(Saint Andrew's Church as Hardy would have known it)

Nobody says: Ah, that is the place
Where chanced, in the hollow of years ago,
What none of the Three Towns cared to know--
The birth of a little girl of grace -
The sweetest the house saw, first or last;
Yet it was so
On that day long past.

Nobody thinks: There, there she lay
In a room by the Hoe, like the bud of a flower,
And listened, just after the bedtime hour,
To the stammering chimes that used to play
The quaint Old Hundred-and-Thirteenth tune
In Saint Andrew's tower
Night, morn, and noon.

Nobody calls to mind that here
Upon Boterel Hill, where the carters skid,
With cheeks whose airy flush outbid
Fresh fruit in bloom, and free of fear,
She cantered down, as if she must fall
(Though she never did),
To the charm of all.

Nay: one there is to whom these things,
That nobody else's mind calls back,
Have a savour that scenes in being lack,
And a presence more than the actual brings;
To whom to-day is beneaped and stale,
And its urgent clack
But a vapid tale.

PLYMOUTH, March 1913.
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The Curtains now are Drawn (Song)

The curtains now are drawn,
And the spindrift strikes the glass,
Blown up the jagged pass
By the surly salt sou'-west,
And the sneering glare is gone
Behind the yonder crest,
While she sings to me:

"O the dream that thou art my Love, be it thine,
And the dream that I am thy Love, be it mine,
And death may come, but loving is divine."

I stand here in the rain,
With its smite upon her stone,
And the grasses that have grown
Over women, children, men,
And their texts that "Life is vain";
But I hear the notes as when
Once she sang to me:

"O the dream that thou art my Love, be it thine,
And the dream that I am thy Love, be it mine,
And death may come, but loving is divine."

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In a Cathedral City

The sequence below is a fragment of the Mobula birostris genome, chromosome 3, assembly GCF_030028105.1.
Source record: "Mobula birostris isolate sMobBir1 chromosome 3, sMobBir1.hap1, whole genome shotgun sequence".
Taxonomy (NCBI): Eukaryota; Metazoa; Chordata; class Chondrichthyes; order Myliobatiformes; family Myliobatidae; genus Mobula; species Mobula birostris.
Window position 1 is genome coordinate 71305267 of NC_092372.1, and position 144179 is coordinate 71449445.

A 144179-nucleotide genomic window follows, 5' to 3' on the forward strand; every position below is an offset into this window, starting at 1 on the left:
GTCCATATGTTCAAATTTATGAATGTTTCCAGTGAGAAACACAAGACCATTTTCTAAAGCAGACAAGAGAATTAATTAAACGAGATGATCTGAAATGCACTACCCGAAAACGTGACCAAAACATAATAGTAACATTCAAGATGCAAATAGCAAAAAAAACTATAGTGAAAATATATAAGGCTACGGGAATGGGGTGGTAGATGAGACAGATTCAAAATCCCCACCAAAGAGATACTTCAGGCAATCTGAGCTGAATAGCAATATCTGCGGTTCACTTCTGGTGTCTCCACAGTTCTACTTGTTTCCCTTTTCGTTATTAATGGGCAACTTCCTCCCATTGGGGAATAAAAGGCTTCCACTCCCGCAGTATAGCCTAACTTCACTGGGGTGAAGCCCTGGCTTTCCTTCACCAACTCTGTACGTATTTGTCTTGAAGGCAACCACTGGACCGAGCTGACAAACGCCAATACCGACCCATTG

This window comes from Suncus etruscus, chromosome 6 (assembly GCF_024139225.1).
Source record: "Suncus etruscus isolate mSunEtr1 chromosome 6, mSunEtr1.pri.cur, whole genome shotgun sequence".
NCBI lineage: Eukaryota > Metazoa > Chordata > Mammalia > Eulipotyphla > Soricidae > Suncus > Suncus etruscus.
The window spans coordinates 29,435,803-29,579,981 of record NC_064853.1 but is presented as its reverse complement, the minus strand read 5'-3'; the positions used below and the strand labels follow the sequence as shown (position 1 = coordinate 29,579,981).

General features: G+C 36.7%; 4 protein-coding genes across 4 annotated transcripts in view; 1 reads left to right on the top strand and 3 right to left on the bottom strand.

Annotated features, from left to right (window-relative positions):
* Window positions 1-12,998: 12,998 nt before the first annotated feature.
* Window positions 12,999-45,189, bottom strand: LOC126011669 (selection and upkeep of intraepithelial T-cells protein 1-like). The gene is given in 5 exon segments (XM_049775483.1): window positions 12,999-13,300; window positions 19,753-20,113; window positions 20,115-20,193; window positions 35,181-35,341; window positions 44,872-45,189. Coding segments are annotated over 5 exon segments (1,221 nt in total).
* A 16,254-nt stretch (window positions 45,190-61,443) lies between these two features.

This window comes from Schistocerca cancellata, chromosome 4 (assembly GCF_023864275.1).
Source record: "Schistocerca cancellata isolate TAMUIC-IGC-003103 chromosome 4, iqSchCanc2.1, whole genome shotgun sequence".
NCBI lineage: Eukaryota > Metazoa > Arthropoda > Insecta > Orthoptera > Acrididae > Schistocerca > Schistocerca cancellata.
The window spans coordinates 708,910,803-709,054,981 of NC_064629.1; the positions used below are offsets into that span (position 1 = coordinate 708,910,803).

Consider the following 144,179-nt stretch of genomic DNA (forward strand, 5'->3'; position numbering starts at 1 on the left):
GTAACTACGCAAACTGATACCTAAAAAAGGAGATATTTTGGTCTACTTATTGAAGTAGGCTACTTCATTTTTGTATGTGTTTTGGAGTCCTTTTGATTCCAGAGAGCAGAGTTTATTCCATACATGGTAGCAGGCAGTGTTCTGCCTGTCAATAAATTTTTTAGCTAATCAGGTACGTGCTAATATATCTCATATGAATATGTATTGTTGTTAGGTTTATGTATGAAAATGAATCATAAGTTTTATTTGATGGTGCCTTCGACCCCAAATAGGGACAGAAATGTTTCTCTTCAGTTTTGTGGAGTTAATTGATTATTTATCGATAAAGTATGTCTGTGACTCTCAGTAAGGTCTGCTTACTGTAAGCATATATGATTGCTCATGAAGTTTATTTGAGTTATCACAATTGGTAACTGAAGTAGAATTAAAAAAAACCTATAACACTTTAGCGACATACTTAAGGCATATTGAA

These people have not heard your name;
No loungers in this placid place
Have helped to bruit your beauty's fame.

The grey Cathedral, towards whose face
Bend eyes untold, has met not yours;
Your shade has never swept its base,

Your form has never darked its doors,
Nor have your faultless feet once thrown
A pensive pit-pat on its floors.

Along the street to maids well known
Blithe lovers hum their tender airs,
But in your praise voice not a tone.

- Since nought bespeaks you here, or bears,
As I, your imprint through and through,
Here might I rest, till my heart shares
The spot's unconsciousness of you!

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The Sigh (excerpt)

Little head against my shoulder,
Shy at first, then somewhat bolder,
And up-eyed;
Till she, with a timid quaver,
Yielded to the kiss I gave her;
But, she sighed.

That there mingled with her feeling
Some sad thought she was concealing
It implied.
- Not that she had ceased to love me,
None on earth she set above me;
But she sighed.

She could not disguise a passion,
Dread, or doubt, in weakest fashion
If she tried:
Nothing seemed to hold us sundered,
Hearts were victors; so I wondered
Why she sighed.
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At Castle Boterel (II)

It filled but a minute. But was there ever
A time of such quality, since or before,
In that hill's story? To one mind never,
Though it has been climbed, foot-swift, foot-sore,
By thousands more.

Primaeval rocks form the road's steep border,
And much have they faced there, first and last,
Of the transitory in Earth's long order;
But what they record in colour and cast
Is--that we two passed.

And to me, though Time's unflinching rigour,
In mindless rote, has ruled from sight
The substance now, one phantom figure
Remains on the slope, as when that night
Saw us alight.

I look and see it there, shrinking, shrinking,
I look back at it amid the rain
For the very last time; for my sand is sinking,
And I shall traverse old love's domain
Never again.

March 1913.
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At Castle Boterel (I)

As I drive to the junction of lane and highway,
And the drizzle bedrenches the waggonette,
I look behind at the fading byway,
And see on its slope, now glistening wet,
Distinctly yet

Myself and a girlish form benighted
In dry March weather. We climb the road
Beside a chaise. We had just alighted
To ease the sturdy pony's load
When he sighed and slowed.

What we did as we climbed, and what we talked of
Matters not much, nor to what it led, -
Something that life will not be balked of
Without rude reason till hope is dead,
And feeling fled.
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A dream or no

(Hardy Window - St Juliot )

Why go to Saint-Juliot? What's Juliot to me?